Daily Archives: November 2, 2009

Frye Was Different (3)


The latest from Mervyn Nicholson, on how Frye was different:

When was the last time you laughed out loud reading De la Grammatologie? or, well, guffawed or chuckled, if not actually laughed? Derrida tickle your funny bone lately? How about Blindness and Insight? Paul de Man was quite a clown, wasn’t he? Or how about Stephen Greenblatt? or Eve Kosofsky Sedgwick? or Judith Butler? lots of LOL there.

You know where this is heading. Frye had a sense of humour! His sense of humour was vivid, witty, lively, incisive, satiric, but also playful. The range of humour is significant, too, because he can be light in tone as well as biting. He is good at coining witty phrases, as everyone knows. The impulse to quote him for those who know his work well is irresistible, especially his numerous satiric and witty remarks. I always laugh when I read Frye. All of his books have humour in them, and clearly the humour was important to him—he made sure to use it.

Not only does Frye use humour in his writing, but he was funny in his lectures. Most of his lectures included what might be called jokes—“self-contained verbal structures,” to use his own idiom, that made people laugh out loud. Of course his deadpan manner, his dry and wry style, was not that of a clown: it was definitely that of a great intellectual. He could say funny things without giving any facial cue that saying something funny was what he was doing. But that made the humour funnier, because it came from what had become a legendary professor persona: the figure of the ultimate intellectual. There was always an element of surprise, as if discovering that he was a human being, not just an icon on a pedestal, or someone of such grand pretention that humour must be kept distant from him. Curiously, Frye’s humour never had the effect of undermining or taking away any of the seriousness of what he was talking about. Frye was serious about his humour.

His status as preeminent academic made him a target for hostile comments of the type that Irving Layton specialized in, treating Frye as a dried-up brain without a body—an image totally at odds with the livewire brilliance that Frye displayed. Forget his tweed jacket and nerdy physique—he could be funny. His voice was a perfect instrument—deep and beautifully modulated, with the kind of rhythm that only a musician can achieve—a voice perfect for reading out loud—or for giving lectures. And he was a superb reader. Just as he made a point of saying things that were funny, he made a point of reading out loud in class—including in his graduate classes, something unthinkable in the usual academic milieu inhabited by graduate students and professors suffering from grandiosity issues. But it was important to Frye that people hear the great poets, not just see their work as print marks on a page. Clearly, Frye, the intellectual, believed that learning involved more than arguing over abstractions.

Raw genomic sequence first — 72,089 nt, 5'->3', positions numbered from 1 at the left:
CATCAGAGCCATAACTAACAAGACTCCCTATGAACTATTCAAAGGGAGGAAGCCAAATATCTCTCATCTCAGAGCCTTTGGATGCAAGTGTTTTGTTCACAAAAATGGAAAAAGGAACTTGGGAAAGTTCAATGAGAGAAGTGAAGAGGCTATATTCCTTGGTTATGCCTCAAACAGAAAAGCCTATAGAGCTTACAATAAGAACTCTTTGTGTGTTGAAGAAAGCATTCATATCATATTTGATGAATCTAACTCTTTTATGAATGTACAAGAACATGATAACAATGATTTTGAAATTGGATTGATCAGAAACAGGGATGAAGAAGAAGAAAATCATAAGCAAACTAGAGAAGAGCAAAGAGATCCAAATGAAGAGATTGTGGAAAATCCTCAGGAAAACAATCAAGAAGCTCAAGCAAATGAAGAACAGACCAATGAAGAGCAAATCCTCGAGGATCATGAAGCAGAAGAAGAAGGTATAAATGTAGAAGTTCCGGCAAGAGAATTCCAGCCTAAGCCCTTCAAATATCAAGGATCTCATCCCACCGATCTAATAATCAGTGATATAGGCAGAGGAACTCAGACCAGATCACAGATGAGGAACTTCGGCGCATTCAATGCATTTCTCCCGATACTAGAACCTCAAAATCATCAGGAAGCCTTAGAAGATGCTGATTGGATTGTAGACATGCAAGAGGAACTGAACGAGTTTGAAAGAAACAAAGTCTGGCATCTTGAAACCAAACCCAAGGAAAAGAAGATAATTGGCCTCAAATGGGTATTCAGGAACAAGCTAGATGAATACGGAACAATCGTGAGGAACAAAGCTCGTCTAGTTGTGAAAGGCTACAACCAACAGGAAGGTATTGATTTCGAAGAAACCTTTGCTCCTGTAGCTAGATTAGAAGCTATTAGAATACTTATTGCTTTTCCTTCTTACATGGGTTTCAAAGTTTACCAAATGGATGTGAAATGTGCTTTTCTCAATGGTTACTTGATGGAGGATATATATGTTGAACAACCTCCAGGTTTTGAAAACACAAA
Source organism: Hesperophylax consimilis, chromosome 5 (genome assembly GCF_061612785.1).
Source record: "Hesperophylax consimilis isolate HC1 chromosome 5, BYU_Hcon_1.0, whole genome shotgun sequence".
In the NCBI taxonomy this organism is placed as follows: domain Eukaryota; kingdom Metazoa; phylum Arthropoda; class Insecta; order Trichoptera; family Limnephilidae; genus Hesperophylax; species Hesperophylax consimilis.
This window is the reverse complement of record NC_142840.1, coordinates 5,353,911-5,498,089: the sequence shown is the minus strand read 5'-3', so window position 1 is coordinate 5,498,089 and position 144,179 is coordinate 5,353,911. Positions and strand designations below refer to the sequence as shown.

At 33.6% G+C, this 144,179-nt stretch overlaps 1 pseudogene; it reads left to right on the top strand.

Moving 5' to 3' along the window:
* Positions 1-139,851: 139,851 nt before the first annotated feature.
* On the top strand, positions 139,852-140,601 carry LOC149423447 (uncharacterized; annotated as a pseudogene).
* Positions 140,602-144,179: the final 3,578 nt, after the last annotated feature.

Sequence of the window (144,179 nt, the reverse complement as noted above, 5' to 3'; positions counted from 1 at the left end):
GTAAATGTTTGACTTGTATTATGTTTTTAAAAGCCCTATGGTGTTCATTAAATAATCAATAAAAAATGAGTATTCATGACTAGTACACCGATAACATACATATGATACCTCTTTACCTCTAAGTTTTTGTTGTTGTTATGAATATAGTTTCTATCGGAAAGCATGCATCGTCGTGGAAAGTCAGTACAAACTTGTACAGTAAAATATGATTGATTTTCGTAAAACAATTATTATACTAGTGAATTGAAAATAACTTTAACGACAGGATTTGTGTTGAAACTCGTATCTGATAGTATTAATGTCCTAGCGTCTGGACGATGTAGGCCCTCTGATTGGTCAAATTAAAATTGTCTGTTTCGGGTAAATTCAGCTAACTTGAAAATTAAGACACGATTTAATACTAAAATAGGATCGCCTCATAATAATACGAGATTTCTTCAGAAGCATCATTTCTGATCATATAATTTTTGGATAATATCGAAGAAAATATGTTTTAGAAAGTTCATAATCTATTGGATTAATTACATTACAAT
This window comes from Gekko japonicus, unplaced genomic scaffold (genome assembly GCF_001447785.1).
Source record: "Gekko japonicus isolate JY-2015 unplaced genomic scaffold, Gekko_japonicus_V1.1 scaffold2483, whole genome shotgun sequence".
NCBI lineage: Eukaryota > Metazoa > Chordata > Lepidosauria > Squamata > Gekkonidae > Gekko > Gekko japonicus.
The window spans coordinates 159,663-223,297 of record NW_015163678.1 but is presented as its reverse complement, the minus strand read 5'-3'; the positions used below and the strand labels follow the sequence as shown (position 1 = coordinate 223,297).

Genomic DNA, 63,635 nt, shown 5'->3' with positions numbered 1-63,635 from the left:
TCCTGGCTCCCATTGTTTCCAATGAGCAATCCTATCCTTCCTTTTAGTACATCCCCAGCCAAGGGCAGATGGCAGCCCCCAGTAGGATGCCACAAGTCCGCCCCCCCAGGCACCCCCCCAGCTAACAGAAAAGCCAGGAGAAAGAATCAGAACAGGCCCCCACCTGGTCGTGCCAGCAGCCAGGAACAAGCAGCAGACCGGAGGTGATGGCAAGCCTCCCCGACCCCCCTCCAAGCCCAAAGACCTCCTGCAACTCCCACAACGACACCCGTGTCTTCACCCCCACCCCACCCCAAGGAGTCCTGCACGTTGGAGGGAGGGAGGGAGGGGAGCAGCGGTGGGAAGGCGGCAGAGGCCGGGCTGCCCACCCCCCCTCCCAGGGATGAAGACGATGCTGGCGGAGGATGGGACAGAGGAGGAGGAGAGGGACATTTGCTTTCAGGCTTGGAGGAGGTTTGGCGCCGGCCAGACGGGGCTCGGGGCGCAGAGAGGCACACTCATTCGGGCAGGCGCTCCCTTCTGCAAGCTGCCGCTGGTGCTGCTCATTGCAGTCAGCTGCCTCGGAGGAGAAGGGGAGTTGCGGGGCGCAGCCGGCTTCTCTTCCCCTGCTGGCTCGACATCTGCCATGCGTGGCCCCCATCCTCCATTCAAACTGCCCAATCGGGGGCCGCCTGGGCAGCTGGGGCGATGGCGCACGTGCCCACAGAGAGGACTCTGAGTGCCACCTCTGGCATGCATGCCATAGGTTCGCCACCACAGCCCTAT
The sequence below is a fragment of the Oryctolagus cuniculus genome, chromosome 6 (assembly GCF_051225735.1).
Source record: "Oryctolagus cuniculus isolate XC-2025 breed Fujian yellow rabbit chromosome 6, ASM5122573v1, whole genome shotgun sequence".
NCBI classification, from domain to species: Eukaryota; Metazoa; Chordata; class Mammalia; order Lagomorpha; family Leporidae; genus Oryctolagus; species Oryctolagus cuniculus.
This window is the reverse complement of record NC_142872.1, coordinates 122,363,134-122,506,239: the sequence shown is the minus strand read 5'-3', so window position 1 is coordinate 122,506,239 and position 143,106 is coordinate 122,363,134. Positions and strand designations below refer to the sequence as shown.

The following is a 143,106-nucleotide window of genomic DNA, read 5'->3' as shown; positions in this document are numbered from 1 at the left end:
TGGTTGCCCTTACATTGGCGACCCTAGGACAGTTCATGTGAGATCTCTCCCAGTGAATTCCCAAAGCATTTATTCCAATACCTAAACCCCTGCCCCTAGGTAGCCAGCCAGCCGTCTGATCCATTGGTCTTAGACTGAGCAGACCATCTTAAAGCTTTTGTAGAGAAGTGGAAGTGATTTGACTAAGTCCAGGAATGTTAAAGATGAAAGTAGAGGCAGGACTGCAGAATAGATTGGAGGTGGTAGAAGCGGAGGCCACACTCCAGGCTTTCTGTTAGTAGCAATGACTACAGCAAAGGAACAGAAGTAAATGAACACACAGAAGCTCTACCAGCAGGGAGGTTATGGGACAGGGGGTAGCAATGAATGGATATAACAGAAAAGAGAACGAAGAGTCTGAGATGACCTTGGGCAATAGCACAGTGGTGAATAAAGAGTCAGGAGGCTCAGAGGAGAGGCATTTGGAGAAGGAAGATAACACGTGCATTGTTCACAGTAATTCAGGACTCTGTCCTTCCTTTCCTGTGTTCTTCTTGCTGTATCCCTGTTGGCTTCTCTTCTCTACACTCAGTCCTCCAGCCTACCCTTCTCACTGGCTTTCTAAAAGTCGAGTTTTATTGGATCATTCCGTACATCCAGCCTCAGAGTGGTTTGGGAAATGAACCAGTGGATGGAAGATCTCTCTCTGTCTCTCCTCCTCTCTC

Frye’s humour punctured any pretention that “higher” English studies might demand. The humour shifted attention from the pretention implied by the scene (famous professor lectures naïve novitiates) over to the real point of teaching, namely the content of the class. Frye insisted on this point: the teacher must be “a transparent medium” for the subject, and must never stand between the subject and the students, setting him or herself up to be a kind of idol, someone who receives the attention of the student rather than the subject itself. His humour was important in demoting the professor and enhancing the content. The humorless solemnity of High Theory and the relentless didacticism of the New Historicism are prima facie limited by their lack of this intellectual vitamin.

This point opens up something important about Frye’s humour. It had a function. And this function was not merely to break the ice or release tension. The humour—I am referring now to his writing—is not merely a decoration or a distraction. It always conveys meaning. It is another way of expressing the thought that Frye is working with. Frye was profound in many ways, but one of the most important is his insistence that meaning is communicated in other modes than abstract reasoning or abstract verbal constructs. Meaning is conveyed in non-abstract ways, by means of image and emotion and body. And humour.

By image, of course, I do not mean “symbol”; I mean the sheer act of forming and transforming mental images: the act of visualization. The form/trans/forming of images is a medium of consciousness, of intellection. It is a means of communicating and formulating thought. I explored these issues myself in my own book 13 Ways of Looking at Images [Red Heifer Press, 2003], which is intended to develop and explore Frye’s approach. Thought is not confined to ideas in the sense of abstractions: it is expressed in sensory forms, such as painting and music, but also in forms of mental imagery. Indeed, the key to Blake, he says in Fearful Symmetry, is that “form” and “image” mean the same thing, and if this works for Blake, we can be sure it works for Frye, too—that the image of a thing is the form of that thing.